THE holy river Ganges, known to us as Ganga, is also a goddess, and the account of her origins makes a fascinating read. Himavat, god of the Himalayas, was her father, and the nymph Mena was her mother. During those times, she flowed only across the vast heavens, pierced by the lofty Himalayan peaks. She would have happily stayed there, but for the intervention of Sagara, king of Ayodhya. Though he had two wives, he had no issue, so he prayed to a sage called Bhrigu, who granted him a boon – one wife would give birth to a son and the other would produce a gourd. When the gourd fell to the ground, sixty thousand sons would spill out of it. Soon, this came to pass. But as his sons grew to manhood, Sagara became arrogant. He organized an Asvamedha yagna, in which a horse is let loose and the owner has the right to claim all territory it crosses. Sagara let the horse wander through the territory possessed by Indra, supreme among all gods, hoping to knock him off his pedestal. But Indra drove the horse away to the underworld, where the great sage Kapila sat meditating.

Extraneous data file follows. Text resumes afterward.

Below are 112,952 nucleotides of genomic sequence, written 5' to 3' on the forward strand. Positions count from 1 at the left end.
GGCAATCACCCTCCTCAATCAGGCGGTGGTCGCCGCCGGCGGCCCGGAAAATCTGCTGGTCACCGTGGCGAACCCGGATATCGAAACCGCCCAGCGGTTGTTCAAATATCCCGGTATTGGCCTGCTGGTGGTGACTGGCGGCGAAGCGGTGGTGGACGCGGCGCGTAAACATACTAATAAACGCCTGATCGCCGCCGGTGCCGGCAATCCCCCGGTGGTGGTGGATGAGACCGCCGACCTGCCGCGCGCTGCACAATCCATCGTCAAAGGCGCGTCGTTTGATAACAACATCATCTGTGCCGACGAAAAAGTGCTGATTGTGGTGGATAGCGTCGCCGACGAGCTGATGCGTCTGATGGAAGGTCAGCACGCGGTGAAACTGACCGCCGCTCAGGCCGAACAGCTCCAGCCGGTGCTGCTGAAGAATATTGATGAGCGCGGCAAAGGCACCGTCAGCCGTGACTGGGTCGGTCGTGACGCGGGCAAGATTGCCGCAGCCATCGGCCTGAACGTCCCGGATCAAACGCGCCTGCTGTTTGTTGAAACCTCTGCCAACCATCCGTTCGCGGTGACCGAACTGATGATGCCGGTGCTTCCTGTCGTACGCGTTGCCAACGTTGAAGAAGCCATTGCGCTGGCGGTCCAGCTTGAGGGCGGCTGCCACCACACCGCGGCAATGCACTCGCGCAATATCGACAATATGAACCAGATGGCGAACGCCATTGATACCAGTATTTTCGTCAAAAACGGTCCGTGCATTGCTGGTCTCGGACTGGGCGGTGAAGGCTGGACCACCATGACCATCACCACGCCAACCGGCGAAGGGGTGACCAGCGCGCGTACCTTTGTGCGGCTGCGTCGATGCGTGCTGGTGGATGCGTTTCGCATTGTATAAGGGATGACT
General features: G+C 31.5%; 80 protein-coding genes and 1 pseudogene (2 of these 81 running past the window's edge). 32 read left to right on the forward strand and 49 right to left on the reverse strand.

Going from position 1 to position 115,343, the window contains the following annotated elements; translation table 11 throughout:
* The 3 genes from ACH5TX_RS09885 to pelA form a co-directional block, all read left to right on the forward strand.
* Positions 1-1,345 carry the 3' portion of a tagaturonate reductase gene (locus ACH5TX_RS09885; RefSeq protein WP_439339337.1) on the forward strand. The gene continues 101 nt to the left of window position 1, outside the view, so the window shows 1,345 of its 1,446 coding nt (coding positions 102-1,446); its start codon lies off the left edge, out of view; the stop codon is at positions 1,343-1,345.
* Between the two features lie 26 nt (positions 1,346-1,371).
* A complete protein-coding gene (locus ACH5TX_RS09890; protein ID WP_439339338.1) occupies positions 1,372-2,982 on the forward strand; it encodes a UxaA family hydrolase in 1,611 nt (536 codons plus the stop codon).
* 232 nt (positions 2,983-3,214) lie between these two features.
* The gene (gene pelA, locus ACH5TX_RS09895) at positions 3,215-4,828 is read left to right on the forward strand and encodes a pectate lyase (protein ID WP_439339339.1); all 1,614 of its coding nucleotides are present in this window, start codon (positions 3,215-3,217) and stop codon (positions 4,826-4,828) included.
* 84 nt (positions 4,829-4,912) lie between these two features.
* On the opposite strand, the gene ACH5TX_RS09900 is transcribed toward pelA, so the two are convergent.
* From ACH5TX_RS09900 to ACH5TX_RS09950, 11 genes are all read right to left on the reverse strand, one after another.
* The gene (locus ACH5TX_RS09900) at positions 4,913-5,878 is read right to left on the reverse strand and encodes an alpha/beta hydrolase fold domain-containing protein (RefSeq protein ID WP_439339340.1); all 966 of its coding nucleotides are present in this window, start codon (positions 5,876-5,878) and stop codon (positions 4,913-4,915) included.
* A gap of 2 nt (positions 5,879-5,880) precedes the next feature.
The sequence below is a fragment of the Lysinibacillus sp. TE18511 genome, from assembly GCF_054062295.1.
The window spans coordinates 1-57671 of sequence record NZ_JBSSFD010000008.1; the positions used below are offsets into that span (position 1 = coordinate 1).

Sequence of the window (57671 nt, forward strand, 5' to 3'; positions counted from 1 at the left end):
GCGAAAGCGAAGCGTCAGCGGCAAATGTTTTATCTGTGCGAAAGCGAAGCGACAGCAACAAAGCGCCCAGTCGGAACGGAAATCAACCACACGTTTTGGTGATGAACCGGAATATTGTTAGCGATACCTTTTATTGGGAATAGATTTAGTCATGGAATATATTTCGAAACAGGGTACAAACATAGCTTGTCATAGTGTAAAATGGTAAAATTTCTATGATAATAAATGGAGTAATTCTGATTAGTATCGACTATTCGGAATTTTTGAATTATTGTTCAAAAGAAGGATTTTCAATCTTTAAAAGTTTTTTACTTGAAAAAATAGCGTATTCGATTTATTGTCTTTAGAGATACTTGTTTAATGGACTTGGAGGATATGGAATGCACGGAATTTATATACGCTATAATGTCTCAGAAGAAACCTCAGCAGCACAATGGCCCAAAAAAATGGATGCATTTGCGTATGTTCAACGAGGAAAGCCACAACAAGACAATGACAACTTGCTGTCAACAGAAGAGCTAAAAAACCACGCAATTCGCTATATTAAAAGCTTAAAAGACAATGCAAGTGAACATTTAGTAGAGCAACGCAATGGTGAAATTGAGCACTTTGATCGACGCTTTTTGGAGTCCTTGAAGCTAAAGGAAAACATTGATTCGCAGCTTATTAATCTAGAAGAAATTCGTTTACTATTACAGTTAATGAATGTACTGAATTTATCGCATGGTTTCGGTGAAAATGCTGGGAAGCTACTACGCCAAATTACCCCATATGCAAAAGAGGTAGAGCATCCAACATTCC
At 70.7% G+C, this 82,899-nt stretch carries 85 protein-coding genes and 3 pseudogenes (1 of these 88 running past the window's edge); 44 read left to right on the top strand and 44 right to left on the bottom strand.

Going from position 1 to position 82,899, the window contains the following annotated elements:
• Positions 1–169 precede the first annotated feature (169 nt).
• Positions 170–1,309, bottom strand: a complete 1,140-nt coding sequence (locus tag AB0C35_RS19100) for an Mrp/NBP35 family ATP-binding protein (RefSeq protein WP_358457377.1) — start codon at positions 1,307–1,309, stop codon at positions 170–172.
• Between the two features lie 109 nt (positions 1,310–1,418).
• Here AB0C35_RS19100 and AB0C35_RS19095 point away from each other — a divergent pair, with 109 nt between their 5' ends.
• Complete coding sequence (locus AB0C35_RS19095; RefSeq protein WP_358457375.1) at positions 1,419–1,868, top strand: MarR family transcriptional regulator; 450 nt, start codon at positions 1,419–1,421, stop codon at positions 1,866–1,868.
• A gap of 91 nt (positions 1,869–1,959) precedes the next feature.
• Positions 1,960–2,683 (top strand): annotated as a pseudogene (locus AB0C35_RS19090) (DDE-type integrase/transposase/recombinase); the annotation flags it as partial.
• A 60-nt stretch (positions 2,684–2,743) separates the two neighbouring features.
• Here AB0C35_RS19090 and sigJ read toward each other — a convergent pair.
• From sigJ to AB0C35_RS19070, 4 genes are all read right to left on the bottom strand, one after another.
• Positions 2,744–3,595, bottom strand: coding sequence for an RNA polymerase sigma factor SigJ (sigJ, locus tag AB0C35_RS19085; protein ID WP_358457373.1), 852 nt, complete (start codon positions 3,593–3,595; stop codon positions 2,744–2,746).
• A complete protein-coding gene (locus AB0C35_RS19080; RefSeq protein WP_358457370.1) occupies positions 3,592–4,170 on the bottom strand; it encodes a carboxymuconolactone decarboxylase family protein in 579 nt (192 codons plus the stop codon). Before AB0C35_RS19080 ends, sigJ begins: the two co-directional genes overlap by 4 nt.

Sagara asked his sixty thousand sons to dig down to the underworld and recover his horse at all costs. The sons set to the task with gusto. But all the digging caused agony to the earth, and she complained to Brahma who told her to wait a bit longer as Sagara’s sons were digging their own graves. As soon as Sagara’s sons dug to the end of the world, they spied the horse grazing peacefully beside Kapila’s cottage. Angered and exhausted by their digging, and believing him to be the thief, they rushed to apprehend him. Kapila opened his eyes and angered at this gross insult, he reduced them to ashes through the power of his eyes. Worried at their absence, Sagara sent his grandson Ansuman to look for them. Ansuman approached the sage with reverence and asked him if he knew about his uncles. Softened by the boy’s demeanour, the sage said his uncles could be restored to life if the Ganga could be made to flow over their ashes. Neither Sagara nor Ansuman could accomplish this task; it was ultimately Sagara’s great-great-grandson Bhagiratha, who finally succeeded. But this, as they say, is another story altogether!